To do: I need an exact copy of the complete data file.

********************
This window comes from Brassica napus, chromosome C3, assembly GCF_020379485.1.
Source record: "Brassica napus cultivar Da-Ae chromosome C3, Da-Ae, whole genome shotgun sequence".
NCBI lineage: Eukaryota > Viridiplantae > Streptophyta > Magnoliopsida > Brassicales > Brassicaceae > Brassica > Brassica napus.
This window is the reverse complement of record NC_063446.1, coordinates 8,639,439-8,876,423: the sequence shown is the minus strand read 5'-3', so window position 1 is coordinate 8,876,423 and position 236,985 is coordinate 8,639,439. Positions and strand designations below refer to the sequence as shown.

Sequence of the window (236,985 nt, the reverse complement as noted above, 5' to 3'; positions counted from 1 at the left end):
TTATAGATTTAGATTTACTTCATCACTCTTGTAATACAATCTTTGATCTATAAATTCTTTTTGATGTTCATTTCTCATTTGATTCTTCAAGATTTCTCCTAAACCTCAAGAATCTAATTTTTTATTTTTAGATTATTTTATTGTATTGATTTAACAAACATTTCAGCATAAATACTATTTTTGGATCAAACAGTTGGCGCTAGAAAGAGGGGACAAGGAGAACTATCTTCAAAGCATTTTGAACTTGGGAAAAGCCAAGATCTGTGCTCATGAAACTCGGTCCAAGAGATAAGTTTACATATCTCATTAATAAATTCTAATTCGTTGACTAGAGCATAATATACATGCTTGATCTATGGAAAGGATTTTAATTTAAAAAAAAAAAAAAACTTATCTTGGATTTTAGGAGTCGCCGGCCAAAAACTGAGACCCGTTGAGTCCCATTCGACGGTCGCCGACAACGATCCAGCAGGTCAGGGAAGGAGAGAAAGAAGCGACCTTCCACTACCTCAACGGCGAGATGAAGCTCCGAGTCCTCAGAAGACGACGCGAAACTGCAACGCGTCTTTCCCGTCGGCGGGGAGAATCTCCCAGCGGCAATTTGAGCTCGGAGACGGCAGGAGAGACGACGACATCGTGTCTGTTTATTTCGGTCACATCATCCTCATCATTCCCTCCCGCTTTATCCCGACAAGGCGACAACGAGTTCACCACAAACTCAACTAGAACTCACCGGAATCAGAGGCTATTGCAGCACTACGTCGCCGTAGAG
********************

This window comes from Brassica napus, chromosome C3, assembly GCF_020379485.1.
Source record: "Brassica napus cultivar Da-Ae chromosome C3, Da-Ae, whole genome shotgun sequence".
NCBI lineage: Eukaryota > Viridiplantae > Streptophyta > Magnoliopsida > Brassicales > Brassicaceae > Brassica > Brassica napus.
This window is the reverse complement of record NC_063446.1, coordinates 8,639,439-8,876,423: the sequence shown is the minus strand read 5'-3', so window position 1 is coordinate 8,876,423 and position 236,985 is coordinate 8,639,439. Positions and strand designations below refer to the sequence as shown.

Sequence of the window (236,985 nt, the reverse complement as noted above, 5' to 3'; positions counted from 1 at the left end):
TTATAGATTTAGATTTACTTCATCACTCTTGTAATACAATCTTTGATCTATAAATTCTTTTTGATGTTCATTTCTCATTTGATTCTTCAAGATTTCTCCTAAACCTCAAGAATCTAATTTTTTATTTTTAGATTATTTTATTGTATTGATTTAACAAACATTTCAGCATAAATACTATTTTTGGATCAAACAGTTGGCGCTAGAAAGAGGGGACAAGGAGAACTATCTTCAAAGCATTTTGAACTTGGGAAAAGCCAAGATCTGTGCTCATGAAACTCGGTCCAAGAGATAAGTTTACATATCTCATTAATAAATTCTAATTCGTTGACTAGAGCATAATATACATGCTTGATCTATGGAAAGGATTTTAATTTAAAAAAAAAAAAAAACTTATCTTGGATTTTAGGAGTCGCCGGCCAAAAACTGAGACCCGTTGAGTCCCATTCGACGGTCGCCGACAACGATCCAGCAGGTCAGGGAAGGAGAGAAAGAAGCGACCTTCCACTACCTCAACGGCGAGATGAAGCTCCGAGTCCTCAGAAGACGACGCGAAACTGCAACGCGTCTTTCCCGTCGGCGGGGAGAATCTCCCAGCGGCAATTTGAGCTCGGAGACGGCAGGAGAGACGACGACATCGTGTCTGTTTATTTCGGTCACATCATCCTCATCATTCCCTCCCGCTTTATCCCGACAAGGCGACAACGAGTTCACCACAAACTCAACTAGAACTCACCGGAATCAGAGGCTATTGCAGCACTACGTCGCCGTAGAG